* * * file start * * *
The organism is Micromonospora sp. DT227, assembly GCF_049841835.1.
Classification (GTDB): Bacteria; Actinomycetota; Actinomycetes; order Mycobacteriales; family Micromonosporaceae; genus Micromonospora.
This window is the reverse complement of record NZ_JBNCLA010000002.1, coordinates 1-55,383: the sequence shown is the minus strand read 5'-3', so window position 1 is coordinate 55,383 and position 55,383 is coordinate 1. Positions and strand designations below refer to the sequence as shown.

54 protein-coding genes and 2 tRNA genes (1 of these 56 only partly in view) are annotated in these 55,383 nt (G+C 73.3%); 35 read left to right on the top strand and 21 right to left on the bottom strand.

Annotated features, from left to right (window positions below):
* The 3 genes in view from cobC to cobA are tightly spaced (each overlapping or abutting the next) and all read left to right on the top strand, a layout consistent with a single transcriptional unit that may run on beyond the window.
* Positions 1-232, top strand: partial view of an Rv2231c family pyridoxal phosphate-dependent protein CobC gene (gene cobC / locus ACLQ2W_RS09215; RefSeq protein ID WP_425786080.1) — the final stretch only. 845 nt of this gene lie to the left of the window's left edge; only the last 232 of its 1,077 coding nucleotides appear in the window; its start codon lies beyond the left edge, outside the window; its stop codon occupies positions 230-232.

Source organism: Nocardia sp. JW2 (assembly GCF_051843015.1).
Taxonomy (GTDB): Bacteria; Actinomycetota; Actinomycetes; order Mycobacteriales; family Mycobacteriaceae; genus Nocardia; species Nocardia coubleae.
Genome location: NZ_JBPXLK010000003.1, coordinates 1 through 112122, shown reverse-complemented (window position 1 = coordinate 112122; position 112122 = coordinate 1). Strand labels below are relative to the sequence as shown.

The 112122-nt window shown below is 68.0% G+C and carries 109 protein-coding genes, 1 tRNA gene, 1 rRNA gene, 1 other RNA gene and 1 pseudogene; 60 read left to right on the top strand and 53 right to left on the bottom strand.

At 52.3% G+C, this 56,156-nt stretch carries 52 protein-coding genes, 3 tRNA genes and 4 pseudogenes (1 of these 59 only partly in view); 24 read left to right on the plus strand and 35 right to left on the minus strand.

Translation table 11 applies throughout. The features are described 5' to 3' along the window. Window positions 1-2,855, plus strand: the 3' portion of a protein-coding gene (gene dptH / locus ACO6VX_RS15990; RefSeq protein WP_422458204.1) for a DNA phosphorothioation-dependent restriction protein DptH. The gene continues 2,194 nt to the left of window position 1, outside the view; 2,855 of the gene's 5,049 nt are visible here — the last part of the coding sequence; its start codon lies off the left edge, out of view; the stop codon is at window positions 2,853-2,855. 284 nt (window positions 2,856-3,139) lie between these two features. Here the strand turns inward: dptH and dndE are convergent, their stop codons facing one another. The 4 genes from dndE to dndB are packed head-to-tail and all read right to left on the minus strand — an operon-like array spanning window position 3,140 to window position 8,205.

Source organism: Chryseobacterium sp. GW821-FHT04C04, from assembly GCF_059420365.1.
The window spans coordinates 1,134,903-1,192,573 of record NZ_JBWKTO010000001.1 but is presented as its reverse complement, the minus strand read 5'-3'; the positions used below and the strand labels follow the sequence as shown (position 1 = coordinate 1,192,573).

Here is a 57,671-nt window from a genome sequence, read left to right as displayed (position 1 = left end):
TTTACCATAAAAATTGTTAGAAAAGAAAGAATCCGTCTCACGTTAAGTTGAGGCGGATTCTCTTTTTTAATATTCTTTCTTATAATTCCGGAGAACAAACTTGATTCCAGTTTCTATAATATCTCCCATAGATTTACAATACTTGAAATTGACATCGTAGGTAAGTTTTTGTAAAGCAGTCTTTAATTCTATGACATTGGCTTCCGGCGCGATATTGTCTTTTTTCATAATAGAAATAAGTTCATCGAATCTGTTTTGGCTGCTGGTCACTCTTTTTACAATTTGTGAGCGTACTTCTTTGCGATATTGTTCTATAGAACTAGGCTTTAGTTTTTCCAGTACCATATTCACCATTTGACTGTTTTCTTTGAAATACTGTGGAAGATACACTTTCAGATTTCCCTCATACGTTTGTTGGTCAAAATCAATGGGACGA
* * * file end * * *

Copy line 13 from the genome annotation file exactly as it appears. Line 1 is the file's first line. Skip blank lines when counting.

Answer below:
Translation table 11 applies throughout. The features are described 5' to 3' along the window. Window positions 1-2,855, plus strand: the 3' portion of a protein-coding gene (gene dptH / locus ACO6VX_RS15990; RefSeq protein WP_422458204.1) for a DNA phosphorothioation-dependent restriction protein DptH. The gene continues 2,194 nt to the left of window position 1, outside the view; 2,855 of the gene's 5,049 nt are visible here — the last part of the coding sequence; its start codon lies off the left edge, out of view; the stop codon is at window positions 2,853-2,855. 284 nt (window positions 2,856-3,139) lie between these two features. Here the strand turns inward: dptH and dndE are convergent, their stop codons facing one another. The 4 genes from dndE to dndB are packed head-to-tail and all read right to left on the minus strand — an operon-like array spanning window position 3,140 to window position 8,205.